Deluxe Door Panels
What will you need?
- 3 mm thick plywood (hardboard will work as wel)
- A jigsaw (to cut out the panels from the plywood)
- Contact glue (one can is not enough)
- Thinner (used to dilute the glue)
- Empty thinner can (to carry and dilute the glue)
- Dust mask (although, without might make things screamingly funny)
- New vinyl (choose your colour!)
- Old piece of vinyl (used as a non-adhere layer while gluing)
- A fan (no special requirements)
- Something of a broad brush +/- 10 cm (gluing)
It is important to use a brush with a wooden handle and a metal cover that holds the hair (so no disposable brushes!!) I noticed that plastic covers seem to dissolve when brought in contact with the glue :-| It is also advisable to cut off about half of the brushes hair; this makes the brush less slack, which makes spreading the glue considerably easier.
Cut the pieces of vinyl slightly bigger than the panel, approximately 4 cm on every side as you'll be folding them around the edges later on. This will make it look much nicer and ensures that the panels won't rattle when they are installed in the doors.
As a preparation, draw horizontal lines on the panels where you'd like the different colours to align. Next, spread out all the pieces of pre-cut vinyl and apply a generous layer of glue on both the backside of the vinyl and the front of the door panel. Do not worry about any glue on the outside of the vinyl; contact glue can be rubbed off very easy with your thumb. Leave the vinyl and door panel to dry for approximately 5 to 10 minutes, now apply another layer of glue; one layer is not sufficient as the new vinyl 'absorbs' a lot of glue when applying the first layer. After the second layer is done, leave it all to dry for another 5 minutes.
Place the extra piece of vinyl on the 'sticky' panel, approximately 1 cm underneath the line you have drawn. Notice that the extra piece of vinyl doesn't really stick to the panel, this is because contact glue only sticks to... YES; contact glue...
Carefully place the first glued vinyl colour on your extra piece of vinyl, now carefully align the first colour against the line you drew on the door panel earlier. Make sure you only glue the approximately 1 cm of the vinyl to the panel! Now, slowly pull back the extra piece of vinyl (which is between the panel and the vinyl you are gluing together), while applying pressure from left to right, gluing the vinyl and door panel together. When the first piece is completely glued, continue with the middle and so on.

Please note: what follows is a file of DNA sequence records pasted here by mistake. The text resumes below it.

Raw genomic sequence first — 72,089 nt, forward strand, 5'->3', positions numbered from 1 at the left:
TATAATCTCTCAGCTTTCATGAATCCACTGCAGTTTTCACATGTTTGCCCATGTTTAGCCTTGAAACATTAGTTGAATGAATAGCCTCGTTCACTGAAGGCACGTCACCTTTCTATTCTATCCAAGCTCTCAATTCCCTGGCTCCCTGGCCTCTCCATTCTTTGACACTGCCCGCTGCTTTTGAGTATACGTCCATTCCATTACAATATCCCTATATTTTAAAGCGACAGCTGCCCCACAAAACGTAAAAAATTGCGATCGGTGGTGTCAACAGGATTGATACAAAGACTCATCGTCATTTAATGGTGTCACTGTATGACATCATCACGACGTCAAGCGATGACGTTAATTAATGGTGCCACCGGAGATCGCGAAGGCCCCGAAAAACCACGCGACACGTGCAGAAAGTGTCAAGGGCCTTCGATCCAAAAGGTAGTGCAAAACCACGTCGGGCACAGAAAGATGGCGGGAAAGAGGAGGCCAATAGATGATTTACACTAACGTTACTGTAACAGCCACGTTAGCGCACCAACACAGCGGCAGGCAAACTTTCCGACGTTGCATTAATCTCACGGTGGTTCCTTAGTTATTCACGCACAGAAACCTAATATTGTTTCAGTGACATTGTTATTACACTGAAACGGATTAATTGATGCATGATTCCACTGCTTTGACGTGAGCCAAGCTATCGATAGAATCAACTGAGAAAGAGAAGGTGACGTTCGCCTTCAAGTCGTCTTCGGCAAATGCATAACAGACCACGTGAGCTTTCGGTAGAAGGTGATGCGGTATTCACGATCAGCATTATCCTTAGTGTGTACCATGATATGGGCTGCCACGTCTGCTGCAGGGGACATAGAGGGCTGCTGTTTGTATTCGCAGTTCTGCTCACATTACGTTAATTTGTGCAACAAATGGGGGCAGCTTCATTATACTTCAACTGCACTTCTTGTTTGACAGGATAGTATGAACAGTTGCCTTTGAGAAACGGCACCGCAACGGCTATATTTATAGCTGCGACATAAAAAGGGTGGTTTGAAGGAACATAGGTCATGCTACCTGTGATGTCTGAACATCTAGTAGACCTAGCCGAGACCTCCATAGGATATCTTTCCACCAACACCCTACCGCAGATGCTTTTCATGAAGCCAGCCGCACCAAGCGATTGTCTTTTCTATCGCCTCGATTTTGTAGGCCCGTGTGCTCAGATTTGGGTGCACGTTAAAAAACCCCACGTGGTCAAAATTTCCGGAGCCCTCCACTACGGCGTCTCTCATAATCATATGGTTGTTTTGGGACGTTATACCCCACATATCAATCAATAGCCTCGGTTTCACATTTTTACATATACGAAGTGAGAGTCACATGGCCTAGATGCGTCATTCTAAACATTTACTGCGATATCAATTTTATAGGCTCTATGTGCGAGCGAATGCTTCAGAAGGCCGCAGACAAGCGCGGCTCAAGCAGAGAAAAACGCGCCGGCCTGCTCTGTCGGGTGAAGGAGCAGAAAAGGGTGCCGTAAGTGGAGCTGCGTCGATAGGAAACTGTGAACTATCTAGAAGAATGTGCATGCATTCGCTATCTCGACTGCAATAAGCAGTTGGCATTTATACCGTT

After all pieces have been glued, we'll continue folding the remaining vinyl around the edges of the door panel; apply some glue on the back of the door panel, approximately 5 cm from the edges. Pay special attention to the edges; make sure you properly spread all the glue and don't leave any thick blobs of glue as this will cause a really ugly result when you fold the vinyl around the edges! Once you have let it all dry for another 5 minutes, slowly rub the vinyl around the edge using your thumb. For the corners, firmly pull the vinyl around them; you'll need to make some folds in the vinyl in order to be able to to pull smoothly around the corners. Now that we have folded all the vinyl nicely around the edges we still need to remove the excessive vinyl to ensure that the panels rest firmly in the doors. First, cut away the redundant vinyl, so that you are left with approximately 2 to 3 cm remain on the back of the panel.
The folds at the corners will need some extra attention; cut them away just above the surface, about 1 mm. Now use a cigarette lighter to join both parts of the vinyl together. It’s done easiest in a vertical position, but be careful! Try not to heat the vinyl to long; imitation leather melts rather fast and the contact glue catches fire real easy... Moderately heat the fold and squeeze both parts of the vinyl together with your thumb (taking care not to burn your fingers!)
Gradually things are starting to take shape but something is missing? Exactly; deluxe doors need chrome strips! Luck would have it that I bumped into some stock... These strips are easily made to measure with a small metal saw. Once cut into the right lengths, the ends of the strips can be hammered into nice, round ends. It does take some practise but the result is fairly satisfying. The strips are installed with small plastic clips, which only require you to drill a small hole in the panel. Once done, the chrome strips can be fitted with a little help of you old faithful rubber hammer.
The result is... staggeringly. Funny what a couple of shiny pieces of metal can do with your doors! One of the major advantages of homemade door panels is absolutely that you can match all the colours in the interior. These door panels will go nicely with my new seats! :-)
Some tips to keep your tools in good shape:
Keep the brush in a bucket with thinner. A wooden horsehair brush doesn't come cheap so this way you can keep your brush easily aside for a few weeks without ending up with an enormous brick of glue on a wooden stick... You might as well keep the bucket covered with a piece of aluminium foil to prevent the thinner from vaporising; so you won't have to wonder why everyone in your surrounding seems to be having so much fun...
You probably already noticed we cut an old plastic jerrycan in half. It's a perfect 'bucket' for you to mix the glue and thinner. Additional advantage of this cheap and recycled bucket is that when the glue is dry, the remaining glue can easily be pulled out of the can; contact glue doesn't seem to stick to plastic jerrycan!